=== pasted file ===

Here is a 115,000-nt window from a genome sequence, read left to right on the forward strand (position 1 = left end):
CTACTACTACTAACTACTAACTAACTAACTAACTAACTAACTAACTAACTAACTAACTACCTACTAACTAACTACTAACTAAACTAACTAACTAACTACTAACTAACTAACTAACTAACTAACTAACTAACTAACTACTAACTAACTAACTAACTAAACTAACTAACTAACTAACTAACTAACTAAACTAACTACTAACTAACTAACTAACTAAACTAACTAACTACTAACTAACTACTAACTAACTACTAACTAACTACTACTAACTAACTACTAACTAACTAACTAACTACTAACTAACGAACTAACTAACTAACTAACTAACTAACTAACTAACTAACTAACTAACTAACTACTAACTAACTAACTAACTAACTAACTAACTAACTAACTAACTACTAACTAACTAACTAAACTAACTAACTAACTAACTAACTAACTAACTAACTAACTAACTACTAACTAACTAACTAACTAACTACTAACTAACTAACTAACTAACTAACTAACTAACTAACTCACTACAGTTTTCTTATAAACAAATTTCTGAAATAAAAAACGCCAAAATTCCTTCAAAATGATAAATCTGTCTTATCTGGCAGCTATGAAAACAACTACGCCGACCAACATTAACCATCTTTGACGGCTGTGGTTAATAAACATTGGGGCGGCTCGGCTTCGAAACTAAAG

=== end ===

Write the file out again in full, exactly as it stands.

Here is a 115,000-nt window from a genome sequence, read left to right on the forward strand (position 1 = left end):
CTACTACTACTAACTACTAACTAACTAACTAACTAACTAACTAACTAACTAACTAACTACCTACTAACTAACTACTAACTAAACTAACTAACTAACTACTAACTAACTAACTAACTAACTAACTAACTAACTAACTACTAACTAACTAACTAACTAAACTAACTAACTAACTAACTAACTAACTAAACTAACTACTAACTAACTAACTAACTAAACTAACTAACTACTAACTAACTACTAACTAACTACTAACTAACTACTACTAACTAACTACTAACTAACTAACTAACTACTAACTAACGAACTAACTAACTAACTAACTAACTAACTAACTAACTAACTAACTAACTAACTACTAACTAACTAACTAACTAACTAACTAACTAACTAACTAACTACTAACTAACTAACTAAACTAACTAACTAACTAACTAACTAACTAACTAACTAACTAACTACTAACTAACTAACTAACTAACTACTAACTAACTAACTAACTAACTAACTAACTAACTAACTCACTACAGTTTTCTTATAAACAAATTTCTGAAATAAAAAACGCCAAAATTCCTTCAAAATGATAAATCTGTCTTATCTGGCAGCTATGAAAACAACTACGCCGACCAACATTAACCATCTTTGACGGCTGTGGTTAATAAACATTGGGGCGGCTCGGCTTCGAAACTAAAG